When it comes to video games, tragedy and time travel seem to be a tandem that works quite well. Trying to resolve past regrets by rewinding time and trying to get that perfect solution done. It’s a kind of power we may wish we have had when we make big mistakes. Like, redoing a test from a tough class, or undoing a post that got you in trouble, or maybe changing what’s on your computer before your parents walk in on you.
Timelie capitalizes on the idea of being able to undo mistakes, where you can conveniently move time forward and back as if you’re watching a video. Honestly, the moment I saw that you can manipulate time in such a fashion, I immediately thought of Braid. Another indie game was a platformer that played with controlling time in many creative ways. Timelie on the other hand takes another approach in making interesting puzzles to solve.
First, you control two characters simultaneously, instead of one. This makes it important to be able to travel forward and back in time, to properly synchronize the actions of both the girl and the cat. Some stages will require near-frame perfect movement as well, emphasizing the need to be able to freely adjust your timing through the challenges presented in front of you.
And that’s kind of it, really. You take two defenseless creatures through the perilous journey of sneaking through many, many rooms filled with robots that will attack them on sight. And you must guide them so that they can safely escape this doomed fate. Not to say that the puzzles presented weren’t complicated or challenging. There were points where I ended up really scratching my head and pondering on what to do for thirty minutes or more. A select few had me shamefully resorting to looking up the solutions online or else I don’t think I could finish it on schedule. It also manages to throw a few surprises despite the rather simple mechanics and story.
Actually, maybe saying the story is simple might not be quite right. The way they show the story leaves a lot to interpretation. Is the kid dreaming? Is she a psychic? Is she being oppressed or protected? We don’t know. There are a lot of ways to look at this. I mean, even the title can be technically read in two ways. Personally, I think she’s yearning for a better life. And at least in her mind, looking for a way to undo the circumstances she’s in so that she’s at least not alone. But again, it’s easy to see how open everything is to interpretation. What do you think? Share your theory of what’s going on in the comments.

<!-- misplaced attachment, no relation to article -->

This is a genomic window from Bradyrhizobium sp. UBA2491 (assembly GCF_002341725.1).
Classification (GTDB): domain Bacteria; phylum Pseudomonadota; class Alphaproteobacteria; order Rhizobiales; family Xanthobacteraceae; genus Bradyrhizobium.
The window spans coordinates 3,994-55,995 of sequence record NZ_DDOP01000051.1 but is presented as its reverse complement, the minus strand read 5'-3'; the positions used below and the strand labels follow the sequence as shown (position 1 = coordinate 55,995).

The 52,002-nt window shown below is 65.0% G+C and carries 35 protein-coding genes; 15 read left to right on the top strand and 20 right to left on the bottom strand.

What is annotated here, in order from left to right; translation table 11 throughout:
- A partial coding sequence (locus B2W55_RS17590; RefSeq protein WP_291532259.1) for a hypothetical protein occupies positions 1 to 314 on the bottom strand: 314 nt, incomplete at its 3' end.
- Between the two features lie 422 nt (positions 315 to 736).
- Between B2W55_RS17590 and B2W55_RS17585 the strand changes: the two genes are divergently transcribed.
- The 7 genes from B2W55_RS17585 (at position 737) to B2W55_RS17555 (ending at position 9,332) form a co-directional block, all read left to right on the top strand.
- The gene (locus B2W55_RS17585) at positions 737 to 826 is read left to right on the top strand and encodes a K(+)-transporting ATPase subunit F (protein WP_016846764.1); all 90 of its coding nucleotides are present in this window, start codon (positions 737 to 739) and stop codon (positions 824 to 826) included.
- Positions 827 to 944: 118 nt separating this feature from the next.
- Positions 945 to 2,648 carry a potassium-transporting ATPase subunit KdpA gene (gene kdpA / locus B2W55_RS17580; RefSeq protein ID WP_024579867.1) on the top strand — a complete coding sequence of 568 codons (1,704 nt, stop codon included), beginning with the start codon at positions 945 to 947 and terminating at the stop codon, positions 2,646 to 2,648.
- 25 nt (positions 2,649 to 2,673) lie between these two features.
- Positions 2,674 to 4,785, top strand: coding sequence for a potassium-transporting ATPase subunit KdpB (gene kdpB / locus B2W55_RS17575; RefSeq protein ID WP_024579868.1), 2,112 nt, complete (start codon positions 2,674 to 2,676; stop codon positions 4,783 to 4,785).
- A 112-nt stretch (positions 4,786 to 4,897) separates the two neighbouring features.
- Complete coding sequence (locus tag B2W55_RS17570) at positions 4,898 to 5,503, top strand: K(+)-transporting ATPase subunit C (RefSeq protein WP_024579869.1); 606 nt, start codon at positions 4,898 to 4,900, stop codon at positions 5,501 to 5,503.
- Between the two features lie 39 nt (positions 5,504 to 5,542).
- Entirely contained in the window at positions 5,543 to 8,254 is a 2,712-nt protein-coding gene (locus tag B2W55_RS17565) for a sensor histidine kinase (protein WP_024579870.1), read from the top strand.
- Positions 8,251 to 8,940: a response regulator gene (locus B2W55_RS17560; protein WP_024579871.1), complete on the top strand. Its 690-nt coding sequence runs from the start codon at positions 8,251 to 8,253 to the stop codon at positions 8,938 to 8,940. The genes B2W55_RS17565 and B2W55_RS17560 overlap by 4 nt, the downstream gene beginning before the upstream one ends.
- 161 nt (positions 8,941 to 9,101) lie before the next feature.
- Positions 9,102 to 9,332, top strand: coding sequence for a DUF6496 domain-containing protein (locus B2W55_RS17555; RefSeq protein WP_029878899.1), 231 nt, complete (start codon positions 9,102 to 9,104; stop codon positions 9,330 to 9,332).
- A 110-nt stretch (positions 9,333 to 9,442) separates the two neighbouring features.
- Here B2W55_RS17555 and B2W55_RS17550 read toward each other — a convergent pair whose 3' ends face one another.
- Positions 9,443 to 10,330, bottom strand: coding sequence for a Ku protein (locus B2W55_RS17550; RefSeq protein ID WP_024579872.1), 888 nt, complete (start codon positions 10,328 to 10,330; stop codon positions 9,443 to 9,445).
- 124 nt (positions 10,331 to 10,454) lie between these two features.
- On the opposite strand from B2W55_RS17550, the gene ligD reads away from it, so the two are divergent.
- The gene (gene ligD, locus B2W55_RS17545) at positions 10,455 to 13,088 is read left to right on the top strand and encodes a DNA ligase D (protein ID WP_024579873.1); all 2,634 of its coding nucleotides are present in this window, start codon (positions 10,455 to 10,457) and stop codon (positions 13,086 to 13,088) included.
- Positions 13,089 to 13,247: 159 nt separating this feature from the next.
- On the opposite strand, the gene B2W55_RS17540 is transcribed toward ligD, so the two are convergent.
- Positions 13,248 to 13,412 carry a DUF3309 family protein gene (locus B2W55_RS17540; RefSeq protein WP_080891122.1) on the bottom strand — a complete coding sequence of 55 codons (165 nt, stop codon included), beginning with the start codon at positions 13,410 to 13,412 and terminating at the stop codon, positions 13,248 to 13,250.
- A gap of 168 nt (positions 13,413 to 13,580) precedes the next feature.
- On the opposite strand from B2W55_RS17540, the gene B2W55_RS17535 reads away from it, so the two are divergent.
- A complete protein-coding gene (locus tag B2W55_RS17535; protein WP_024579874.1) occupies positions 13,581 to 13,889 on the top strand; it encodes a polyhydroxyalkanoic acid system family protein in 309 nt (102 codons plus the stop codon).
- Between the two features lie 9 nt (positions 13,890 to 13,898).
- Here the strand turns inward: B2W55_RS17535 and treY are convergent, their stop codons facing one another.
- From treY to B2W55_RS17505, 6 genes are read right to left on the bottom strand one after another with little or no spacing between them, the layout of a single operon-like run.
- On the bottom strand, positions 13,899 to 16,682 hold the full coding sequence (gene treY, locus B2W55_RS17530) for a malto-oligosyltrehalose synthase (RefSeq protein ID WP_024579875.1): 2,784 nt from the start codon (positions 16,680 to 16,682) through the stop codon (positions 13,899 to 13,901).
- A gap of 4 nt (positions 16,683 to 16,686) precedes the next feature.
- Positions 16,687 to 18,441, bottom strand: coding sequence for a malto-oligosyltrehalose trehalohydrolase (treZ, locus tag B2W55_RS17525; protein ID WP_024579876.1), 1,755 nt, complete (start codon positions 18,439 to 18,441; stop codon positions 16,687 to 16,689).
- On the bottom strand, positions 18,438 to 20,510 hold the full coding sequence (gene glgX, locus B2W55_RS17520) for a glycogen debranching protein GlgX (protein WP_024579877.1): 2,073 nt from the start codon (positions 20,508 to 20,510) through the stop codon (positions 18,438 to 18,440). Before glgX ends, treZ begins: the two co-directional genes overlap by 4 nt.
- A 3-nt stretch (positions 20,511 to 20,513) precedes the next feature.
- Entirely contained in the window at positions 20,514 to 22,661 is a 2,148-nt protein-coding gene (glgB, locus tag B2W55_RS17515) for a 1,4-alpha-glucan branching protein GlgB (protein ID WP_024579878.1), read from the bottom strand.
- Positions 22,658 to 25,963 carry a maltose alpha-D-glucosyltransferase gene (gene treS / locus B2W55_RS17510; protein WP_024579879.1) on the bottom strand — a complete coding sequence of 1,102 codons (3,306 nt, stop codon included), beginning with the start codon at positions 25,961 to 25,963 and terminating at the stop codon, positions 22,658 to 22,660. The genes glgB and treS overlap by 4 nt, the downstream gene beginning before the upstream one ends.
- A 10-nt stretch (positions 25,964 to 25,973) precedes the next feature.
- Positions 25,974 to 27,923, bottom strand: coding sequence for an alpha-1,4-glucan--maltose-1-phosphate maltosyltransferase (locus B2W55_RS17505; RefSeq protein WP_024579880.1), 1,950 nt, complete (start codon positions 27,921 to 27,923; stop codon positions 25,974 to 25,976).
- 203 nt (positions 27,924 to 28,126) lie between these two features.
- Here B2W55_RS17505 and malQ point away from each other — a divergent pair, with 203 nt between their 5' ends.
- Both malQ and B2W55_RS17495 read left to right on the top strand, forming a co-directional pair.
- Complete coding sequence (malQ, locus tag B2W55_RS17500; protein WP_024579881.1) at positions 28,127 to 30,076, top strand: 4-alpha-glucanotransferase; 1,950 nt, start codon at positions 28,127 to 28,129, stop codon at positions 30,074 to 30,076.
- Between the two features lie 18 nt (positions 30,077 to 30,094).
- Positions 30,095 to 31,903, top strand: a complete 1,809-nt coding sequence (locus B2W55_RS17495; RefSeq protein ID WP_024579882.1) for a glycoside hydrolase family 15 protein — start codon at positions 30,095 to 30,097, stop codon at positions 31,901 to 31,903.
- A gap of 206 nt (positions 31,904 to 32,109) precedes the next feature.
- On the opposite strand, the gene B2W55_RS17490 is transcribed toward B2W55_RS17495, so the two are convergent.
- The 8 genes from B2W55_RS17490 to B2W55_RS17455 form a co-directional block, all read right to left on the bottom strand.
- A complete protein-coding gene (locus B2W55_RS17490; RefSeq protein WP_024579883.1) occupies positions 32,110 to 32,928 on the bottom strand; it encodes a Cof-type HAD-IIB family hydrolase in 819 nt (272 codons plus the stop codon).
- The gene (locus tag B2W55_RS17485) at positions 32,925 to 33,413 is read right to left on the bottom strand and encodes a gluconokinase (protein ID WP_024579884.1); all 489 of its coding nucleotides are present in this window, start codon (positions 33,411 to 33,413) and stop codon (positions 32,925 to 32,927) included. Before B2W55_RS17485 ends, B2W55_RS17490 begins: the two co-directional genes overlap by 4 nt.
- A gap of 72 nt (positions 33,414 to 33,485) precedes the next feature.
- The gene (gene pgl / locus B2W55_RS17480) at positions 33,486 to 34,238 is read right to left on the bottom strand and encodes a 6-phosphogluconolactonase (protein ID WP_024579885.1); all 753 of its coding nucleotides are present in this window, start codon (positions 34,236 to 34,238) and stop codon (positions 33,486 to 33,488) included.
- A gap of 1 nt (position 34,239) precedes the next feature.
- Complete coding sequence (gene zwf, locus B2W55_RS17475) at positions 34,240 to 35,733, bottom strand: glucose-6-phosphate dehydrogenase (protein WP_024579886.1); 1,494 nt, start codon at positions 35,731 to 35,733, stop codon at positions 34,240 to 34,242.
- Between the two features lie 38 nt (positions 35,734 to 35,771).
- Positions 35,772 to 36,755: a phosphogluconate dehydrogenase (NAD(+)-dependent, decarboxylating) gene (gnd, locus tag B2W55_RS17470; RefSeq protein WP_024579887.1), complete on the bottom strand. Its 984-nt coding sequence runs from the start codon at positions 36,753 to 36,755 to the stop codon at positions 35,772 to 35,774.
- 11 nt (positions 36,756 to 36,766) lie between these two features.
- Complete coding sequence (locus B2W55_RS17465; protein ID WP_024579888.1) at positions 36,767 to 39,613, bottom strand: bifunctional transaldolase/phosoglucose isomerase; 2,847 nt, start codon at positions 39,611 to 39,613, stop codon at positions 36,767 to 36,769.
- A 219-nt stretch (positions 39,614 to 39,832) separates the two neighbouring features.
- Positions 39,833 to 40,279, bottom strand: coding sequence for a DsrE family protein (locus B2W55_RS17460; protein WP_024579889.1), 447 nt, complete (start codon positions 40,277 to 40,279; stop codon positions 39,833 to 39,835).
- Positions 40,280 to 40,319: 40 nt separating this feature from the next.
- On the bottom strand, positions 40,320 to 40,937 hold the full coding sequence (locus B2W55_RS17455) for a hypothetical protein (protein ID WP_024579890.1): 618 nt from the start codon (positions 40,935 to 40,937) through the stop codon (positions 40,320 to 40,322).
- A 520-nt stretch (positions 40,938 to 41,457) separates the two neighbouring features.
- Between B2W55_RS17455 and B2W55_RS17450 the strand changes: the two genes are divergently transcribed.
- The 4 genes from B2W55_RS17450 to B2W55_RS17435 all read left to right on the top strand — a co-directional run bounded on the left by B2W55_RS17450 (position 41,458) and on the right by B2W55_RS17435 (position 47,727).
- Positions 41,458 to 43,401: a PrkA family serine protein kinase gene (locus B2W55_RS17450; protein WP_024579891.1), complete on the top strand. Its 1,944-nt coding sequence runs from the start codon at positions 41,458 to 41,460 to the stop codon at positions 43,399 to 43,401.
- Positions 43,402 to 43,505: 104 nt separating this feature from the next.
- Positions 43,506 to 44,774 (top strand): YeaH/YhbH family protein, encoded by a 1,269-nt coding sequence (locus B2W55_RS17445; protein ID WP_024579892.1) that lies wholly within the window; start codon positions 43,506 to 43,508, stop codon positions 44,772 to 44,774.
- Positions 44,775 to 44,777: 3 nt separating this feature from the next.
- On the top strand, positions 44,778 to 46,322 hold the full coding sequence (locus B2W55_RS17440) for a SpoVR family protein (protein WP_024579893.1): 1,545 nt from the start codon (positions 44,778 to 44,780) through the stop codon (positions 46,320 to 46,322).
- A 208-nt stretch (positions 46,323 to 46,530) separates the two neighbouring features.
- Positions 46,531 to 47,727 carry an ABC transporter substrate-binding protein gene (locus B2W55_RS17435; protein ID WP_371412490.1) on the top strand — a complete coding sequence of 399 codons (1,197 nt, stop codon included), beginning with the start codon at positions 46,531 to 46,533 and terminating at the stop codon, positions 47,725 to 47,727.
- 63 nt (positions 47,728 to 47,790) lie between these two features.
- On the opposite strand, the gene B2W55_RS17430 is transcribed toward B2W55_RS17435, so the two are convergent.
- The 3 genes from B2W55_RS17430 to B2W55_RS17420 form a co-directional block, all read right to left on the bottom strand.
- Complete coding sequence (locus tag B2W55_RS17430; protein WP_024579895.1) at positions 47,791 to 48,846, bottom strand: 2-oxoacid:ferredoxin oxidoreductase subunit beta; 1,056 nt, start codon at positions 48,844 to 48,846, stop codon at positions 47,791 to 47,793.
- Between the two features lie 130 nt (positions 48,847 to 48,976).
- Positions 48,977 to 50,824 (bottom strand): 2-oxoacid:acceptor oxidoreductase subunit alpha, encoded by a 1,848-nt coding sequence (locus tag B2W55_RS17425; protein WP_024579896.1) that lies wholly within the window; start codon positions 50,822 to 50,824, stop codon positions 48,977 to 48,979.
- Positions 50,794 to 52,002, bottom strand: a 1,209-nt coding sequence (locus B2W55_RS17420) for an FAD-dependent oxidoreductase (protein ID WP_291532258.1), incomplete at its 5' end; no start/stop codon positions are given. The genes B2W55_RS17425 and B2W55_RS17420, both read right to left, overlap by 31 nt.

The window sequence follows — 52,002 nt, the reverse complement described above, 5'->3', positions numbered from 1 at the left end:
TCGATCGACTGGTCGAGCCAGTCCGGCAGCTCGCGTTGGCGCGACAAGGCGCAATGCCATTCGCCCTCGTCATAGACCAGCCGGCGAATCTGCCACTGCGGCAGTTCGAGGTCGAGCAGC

But apart from trying to be this mysterious and maybe borderline artsy kind of game, it does present you with decent challenges. And even optional challenges if you’re up for collecting relics.
So that’s Timelie. If you want a game that’s good for GP rated content, meaning kids can play it, you can stream it (Actually maybe not streaming, along the end I got an automatic copyright flag while streaming on Facebook due to the game’s music, it sucks but I can only deal with it). It’s not overly long and tries to keep you on your toes with new ideas and challenges every step of the way. If that sounds like your jam, I recommend you give this a whirl.